WalMart Bill Struck Down
A federal judge's ruling striking down Maryland's WalMart bill, did more than take the giant retailer off the hook for a requirement to increase employee health care.
It rekindles a fierce political debate in Maryland at a time when most lawmakers and Gov. Robert L. Ehrlich Jr. are seeking reelection. The measure drew a sharp contrast between Democratic lawmakers, who viewed it as striking a blow for working-class families, and the Republican governor, who described it as an assault on the state's business climate.
Ehrlich lobbied hard to defeat the measure and then vetoed it. After his veto was overridden in January, he predicted that the measure would have a chilling effect on businesses weighing whether to locate or expand in Maryland.
Yesterday he praised the judge's ruling, saying the law was a prime example of "overreaching" by an activist legislature that "overstepped its bounds in an effort to demonize that employer for political gain."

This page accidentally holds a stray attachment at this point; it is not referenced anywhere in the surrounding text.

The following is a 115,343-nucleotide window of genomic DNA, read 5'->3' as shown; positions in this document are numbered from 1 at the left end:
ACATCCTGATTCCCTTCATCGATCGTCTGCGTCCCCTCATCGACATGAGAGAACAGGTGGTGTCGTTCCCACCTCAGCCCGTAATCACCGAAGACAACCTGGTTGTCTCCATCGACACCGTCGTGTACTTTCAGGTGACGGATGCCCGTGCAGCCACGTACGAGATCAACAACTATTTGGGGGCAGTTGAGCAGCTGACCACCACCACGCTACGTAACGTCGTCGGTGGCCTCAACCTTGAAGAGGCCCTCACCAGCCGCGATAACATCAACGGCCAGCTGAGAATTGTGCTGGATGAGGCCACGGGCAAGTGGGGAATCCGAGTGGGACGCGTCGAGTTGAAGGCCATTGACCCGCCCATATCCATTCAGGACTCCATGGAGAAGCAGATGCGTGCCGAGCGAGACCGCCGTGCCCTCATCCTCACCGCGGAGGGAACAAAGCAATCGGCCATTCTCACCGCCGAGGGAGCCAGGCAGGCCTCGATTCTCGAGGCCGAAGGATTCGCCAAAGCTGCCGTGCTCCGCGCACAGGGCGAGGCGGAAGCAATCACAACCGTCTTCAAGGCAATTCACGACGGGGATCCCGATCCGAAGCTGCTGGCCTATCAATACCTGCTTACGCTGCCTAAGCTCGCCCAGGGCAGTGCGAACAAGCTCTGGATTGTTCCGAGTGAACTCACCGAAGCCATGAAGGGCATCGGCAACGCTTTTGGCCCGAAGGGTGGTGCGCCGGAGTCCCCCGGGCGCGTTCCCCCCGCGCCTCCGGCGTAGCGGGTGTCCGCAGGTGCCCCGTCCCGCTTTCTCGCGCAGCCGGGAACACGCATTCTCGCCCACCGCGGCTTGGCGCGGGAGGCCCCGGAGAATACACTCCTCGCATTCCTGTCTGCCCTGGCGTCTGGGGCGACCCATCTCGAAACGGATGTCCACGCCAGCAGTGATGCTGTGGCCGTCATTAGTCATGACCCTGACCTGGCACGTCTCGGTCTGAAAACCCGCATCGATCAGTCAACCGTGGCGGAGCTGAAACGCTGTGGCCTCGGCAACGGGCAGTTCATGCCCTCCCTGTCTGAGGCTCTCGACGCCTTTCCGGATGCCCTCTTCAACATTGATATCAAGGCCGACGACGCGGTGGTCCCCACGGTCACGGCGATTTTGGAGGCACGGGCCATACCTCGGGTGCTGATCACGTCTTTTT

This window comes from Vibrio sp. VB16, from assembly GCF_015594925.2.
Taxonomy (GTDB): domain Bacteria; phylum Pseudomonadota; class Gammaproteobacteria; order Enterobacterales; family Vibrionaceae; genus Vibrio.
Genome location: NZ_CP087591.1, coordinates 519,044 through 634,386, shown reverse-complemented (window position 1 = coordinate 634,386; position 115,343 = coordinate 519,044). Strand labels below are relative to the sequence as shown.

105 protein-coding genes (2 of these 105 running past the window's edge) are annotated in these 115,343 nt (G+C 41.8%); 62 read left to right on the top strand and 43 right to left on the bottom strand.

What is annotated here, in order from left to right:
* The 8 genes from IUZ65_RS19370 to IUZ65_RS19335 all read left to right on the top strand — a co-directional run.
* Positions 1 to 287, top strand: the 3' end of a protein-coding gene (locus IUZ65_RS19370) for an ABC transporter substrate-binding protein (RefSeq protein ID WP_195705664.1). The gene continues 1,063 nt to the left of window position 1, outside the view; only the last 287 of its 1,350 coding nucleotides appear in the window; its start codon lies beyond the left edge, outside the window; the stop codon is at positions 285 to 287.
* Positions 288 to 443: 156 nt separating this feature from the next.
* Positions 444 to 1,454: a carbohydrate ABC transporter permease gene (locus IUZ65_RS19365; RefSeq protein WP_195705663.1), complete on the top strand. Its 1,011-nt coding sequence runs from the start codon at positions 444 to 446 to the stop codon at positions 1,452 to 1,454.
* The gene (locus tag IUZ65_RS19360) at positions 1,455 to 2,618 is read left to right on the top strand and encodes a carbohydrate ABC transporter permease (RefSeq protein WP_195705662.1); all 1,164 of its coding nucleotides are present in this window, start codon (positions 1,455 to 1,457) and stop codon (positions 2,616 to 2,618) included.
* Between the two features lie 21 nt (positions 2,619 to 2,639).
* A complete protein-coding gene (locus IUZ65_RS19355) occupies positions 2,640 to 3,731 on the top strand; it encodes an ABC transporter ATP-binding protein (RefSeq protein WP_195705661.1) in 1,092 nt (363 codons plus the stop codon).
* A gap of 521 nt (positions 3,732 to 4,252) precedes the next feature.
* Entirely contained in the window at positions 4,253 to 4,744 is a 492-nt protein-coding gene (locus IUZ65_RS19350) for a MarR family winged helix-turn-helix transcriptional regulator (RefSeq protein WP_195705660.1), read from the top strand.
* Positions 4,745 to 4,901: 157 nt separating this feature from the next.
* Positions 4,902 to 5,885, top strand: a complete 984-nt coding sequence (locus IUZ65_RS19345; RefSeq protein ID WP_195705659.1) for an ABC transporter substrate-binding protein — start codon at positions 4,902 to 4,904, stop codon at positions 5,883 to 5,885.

The decision came not long after the state's highest court blocked the legislature's effort to fire members of the state's Public Service Commission, which regulates the electricity industry.
Democrats, meanwhile, called the Wal-Mart ruling an affront. Senate President Thomas V. Mike Miller Jr. (D-Calvert), one of the measure's chief sponsors, said it was nothing less than a matter of "good versus evil."
"These guys are billionaires," he said. "We're not going to let a big Arkansas corporation, protected by their contributions to the Republican Party, avoid their basic responsibility to the citizens of Maryland."
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